It should be noted the pool facility is approved for a maximum occupancy of 312 people. At the most, and I go there two to three times a week, I’ve seen about 60 people. That amounts to about 20% of what the pool and surrounding areas could hold. Here is the sign that shows the capacity of the pool:




And you really have to keep in mind that if the pool is set up for lap swimming, the capacity is significantly reduced as only one or two people can really occupy one lane comfortably. Most of the time it is just one person in a lane. When the lane markers are switched east/west, you have a large area in the center that can be used for “free” swimming, but it’s 10 feet deep, frightening for many people.

So you don’t find parents with their children in this area of the pool unless they are using the diving board. There are more lanes in this configuration, but it’s this 25-meter distance which lap swimmers do not like as much; they have to turn around more frequently.

The question has to be asked: is such a large pool really the kind of pool the city needs going into the future?

Tuesday, October 1, 2019

How to properly give public comment at Lake Worth Beach City Hall.


Tonight at LWB City Hall is a regularly scheduled City Commission meeting. This public meeting will begin at 6:00. For more information and to download the agenda and backup click on this link.

When. . .


Mayor Pam Triolo announces the time for public comment this evening,

then. . .


The rules are quite simple.

Here is a short summary of the major points:


First and foremost, be respectful and follow the instructions of Mayor Pam Triolo.

You are not required to use all of your allotted time to speak! Once you’ve made your point just say “Thank You” and return to your seat.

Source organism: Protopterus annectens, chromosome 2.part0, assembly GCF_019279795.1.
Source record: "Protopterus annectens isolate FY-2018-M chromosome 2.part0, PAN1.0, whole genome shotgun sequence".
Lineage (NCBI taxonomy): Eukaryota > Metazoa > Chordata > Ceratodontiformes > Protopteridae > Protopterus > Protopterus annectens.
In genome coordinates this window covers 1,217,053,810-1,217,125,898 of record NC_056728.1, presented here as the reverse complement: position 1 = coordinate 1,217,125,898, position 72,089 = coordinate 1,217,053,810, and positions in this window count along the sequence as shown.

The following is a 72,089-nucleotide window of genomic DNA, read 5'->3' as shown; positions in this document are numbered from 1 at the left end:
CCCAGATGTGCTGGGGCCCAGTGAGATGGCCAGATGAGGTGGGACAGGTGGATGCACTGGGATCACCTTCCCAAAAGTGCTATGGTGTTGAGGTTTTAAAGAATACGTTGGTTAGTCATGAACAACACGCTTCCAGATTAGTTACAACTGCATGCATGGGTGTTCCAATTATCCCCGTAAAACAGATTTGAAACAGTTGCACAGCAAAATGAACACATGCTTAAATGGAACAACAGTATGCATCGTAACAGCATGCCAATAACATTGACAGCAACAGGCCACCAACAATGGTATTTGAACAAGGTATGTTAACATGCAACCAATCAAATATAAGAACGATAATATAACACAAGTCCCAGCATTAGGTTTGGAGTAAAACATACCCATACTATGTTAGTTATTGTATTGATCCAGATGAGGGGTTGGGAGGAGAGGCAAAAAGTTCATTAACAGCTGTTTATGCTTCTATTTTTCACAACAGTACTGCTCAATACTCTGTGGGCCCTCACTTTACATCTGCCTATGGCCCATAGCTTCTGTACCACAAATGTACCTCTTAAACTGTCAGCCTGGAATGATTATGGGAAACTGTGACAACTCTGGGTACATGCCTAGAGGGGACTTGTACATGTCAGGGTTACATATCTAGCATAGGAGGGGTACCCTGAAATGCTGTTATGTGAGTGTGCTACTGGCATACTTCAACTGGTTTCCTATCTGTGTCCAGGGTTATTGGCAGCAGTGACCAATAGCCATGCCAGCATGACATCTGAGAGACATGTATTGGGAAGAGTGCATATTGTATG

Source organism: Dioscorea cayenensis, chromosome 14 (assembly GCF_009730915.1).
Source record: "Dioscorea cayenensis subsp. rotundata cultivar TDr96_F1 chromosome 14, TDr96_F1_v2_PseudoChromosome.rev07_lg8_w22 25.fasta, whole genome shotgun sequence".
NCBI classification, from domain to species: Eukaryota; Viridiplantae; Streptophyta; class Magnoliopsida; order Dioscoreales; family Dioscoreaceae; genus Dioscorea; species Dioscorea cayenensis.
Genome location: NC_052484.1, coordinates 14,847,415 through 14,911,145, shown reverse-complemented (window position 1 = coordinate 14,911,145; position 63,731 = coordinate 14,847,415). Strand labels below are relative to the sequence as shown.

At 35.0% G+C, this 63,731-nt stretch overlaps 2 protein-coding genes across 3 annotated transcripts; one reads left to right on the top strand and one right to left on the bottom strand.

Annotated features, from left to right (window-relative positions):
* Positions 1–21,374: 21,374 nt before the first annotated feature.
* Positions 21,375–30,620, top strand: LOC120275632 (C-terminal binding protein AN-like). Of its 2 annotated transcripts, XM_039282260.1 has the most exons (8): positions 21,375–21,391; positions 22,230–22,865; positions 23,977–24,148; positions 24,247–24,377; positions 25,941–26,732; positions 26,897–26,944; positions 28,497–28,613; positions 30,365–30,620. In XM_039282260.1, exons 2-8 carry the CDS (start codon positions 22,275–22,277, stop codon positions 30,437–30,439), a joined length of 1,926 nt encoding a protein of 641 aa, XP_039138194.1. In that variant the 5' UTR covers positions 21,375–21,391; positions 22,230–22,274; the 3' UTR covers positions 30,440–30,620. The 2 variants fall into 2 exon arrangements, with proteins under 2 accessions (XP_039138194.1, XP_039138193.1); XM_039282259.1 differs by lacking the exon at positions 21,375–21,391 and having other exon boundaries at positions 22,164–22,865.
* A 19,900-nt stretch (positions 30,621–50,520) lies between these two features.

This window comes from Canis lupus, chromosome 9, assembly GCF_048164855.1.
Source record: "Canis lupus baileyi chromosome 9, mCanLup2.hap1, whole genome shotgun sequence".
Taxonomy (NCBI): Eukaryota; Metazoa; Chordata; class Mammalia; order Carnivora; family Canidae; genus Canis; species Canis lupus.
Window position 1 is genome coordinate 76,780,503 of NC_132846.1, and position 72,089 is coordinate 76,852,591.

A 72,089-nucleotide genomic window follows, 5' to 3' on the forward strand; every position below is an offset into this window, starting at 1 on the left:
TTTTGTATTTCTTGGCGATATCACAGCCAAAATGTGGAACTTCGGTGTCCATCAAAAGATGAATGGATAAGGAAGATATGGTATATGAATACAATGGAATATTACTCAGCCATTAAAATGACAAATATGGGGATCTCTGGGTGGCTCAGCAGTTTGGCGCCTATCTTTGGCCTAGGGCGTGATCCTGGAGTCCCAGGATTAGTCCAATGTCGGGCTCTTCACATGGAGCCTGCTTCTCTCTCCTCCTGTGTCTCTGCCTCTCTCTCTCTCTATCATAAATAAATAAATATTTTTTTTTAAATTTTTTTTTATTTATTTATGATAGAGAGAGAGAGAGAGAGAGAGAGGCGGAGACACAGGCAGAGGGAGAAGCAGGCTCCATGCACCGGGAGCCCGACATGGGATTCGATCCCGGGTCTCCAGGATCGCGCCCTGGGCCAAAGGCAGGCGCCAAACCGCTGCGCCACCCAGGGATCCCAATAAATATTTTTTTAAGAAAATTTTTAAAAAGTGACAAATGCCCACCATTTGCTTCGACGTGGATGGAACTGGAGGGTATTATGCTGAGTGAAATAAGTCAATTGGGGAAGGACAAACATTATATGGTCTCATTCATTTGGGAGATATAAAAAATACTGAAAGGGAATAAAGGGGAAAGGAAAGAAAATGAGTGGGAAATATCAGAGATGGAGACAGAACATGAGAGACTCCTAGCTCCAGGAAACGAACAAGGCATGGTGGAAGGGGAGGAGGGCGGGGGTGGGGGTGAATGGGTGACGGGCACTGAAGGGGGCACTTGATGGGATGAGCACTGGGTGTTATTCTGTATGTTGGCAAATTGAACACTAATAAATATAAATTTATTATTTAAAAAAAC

It is worth noting the mayor is charged with running City Commission meetings and she has the perfect right to remove anyone from the chambers who acts improperly. Disruptions of any sort will not be tolerated. You may be upset about something and you may decide to act rudely. But you better not be rude when a PBSO deputy asks you to stand up and walk to the door.

Proper dress is encouraged. Being dressed casually like a City commissioner is proper. 

Never address any commissioner, the city manager, city attorney or any administration or staff member directly. ONLY THE MAYOR CAN BE ADDRESSED.

Any attempt to address anyone but the mayor is breaking the rule unless the mayor allows it.

The mayor will tell everyone the time limit. At the end of that time limit a little bell will sound. Ding. Ding. Ding. After that bell sounds say, “Thank You” to the mayor and return to your seat. When your time is up your time is up speaking on that item.

It is highly recommended one prepares public comment ahead of time and use a timer. If you go over your time hand your comment to City Manager Michael Bornstein and he will give it to the City Clerk who will have it entered into the record.

Acting theatrically may seem like a good idea at the time but when the video comes out you will probably wish you hadn’t done what you did.